(Epʹa·phras) [a contraction of Epaphroditus].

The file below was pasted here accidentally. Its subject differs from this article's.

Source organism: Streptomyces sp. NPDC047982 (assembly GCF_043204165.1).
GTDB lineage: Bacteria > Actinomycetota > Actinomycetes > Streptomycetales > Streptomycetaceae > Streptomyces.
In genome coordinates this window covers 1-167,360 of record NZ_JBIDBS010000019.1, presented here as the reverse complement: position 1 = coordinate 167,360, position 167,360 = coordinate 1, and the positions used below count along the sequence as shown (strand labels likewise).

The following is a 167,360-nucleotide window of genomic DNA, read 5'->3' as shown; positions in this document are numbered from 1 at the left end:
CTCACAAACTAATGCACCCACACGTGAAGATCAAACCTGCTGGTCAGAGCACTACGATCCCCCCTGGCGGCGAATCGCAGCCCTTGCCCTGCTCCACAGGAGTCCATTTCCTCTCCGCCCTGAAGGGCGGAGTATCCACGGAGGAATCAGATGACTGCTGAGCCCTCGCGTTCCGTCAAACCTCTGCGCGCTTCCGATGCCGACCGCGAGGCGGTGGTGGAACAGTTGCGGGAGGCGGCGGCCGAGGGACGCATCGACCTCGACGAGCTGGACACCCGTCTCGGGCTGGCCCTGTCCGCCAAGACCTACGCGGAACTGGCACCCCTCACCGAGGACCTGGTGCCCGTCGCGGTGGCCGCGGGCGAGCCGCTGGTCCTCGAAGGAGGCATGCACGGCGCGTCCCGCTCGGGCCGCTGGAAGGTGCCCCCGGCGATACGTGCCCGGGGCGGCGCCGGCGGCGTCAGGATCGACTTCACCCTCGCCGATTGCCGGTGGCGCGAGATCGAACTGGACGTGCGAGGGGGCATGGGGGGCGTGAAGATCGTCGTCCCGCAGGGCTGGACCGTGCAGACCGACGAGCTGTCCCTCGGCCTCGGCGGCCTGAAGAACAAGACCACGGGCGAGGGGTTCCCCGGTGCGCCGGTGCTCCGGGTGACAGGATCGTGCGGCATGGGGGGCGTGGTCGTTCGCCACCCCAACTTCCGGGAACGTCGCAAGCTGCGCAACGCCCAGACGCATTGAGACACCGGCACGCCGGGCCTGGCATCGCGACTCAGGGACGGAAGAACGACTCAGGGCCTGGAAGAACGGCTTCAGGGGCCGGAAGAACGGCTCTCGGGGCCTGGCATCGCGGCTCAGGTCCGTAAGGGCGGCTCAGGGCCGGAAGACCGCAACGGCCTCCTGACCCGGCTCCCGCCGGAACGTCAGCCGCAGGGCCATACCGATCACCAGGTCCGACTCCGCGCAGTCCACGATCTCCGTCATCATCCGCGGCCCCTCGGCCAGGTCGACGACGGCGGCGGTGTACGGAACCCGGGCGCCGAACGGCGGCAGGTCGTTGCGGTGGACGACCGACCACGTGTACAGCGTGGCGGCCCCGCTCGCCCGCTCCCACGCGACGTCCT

A faithful minister of Christ who, by preaching the good news, acquainted the Colossians with the undeserved kindness of God and thus very likely was instrumental in establishing the congregation at Colossae. At the time of Paul’s first imprisonment, Epaphras came to Rome, bringing an encouraging report in regard to the love and steadfastness of the Colossian congregation. (Col 1:4-8) Evidently he remained in Rome, at least for a time, since Paul, in writing his letter to the Colossians, includes Epaphras’ greetings and assures them that this slave of Jesus Christ always exerts himself “in your behalf in his prayers, that you may finally stand complete and with firm conviction in all the will of God.” As testified by Paul, this beloved fellow slave also put forth great effort in behalf of the brothers in Laodicea and Hierapolis. (Col 4:12, 13) Then, too, in writing to Philemon, Paul conveys the greetings of Epaphras and refers to him as “my fellow captive in union with Christ.” (Phm 23) Epaphras is not to be confused with Epaphroditus from Philippi.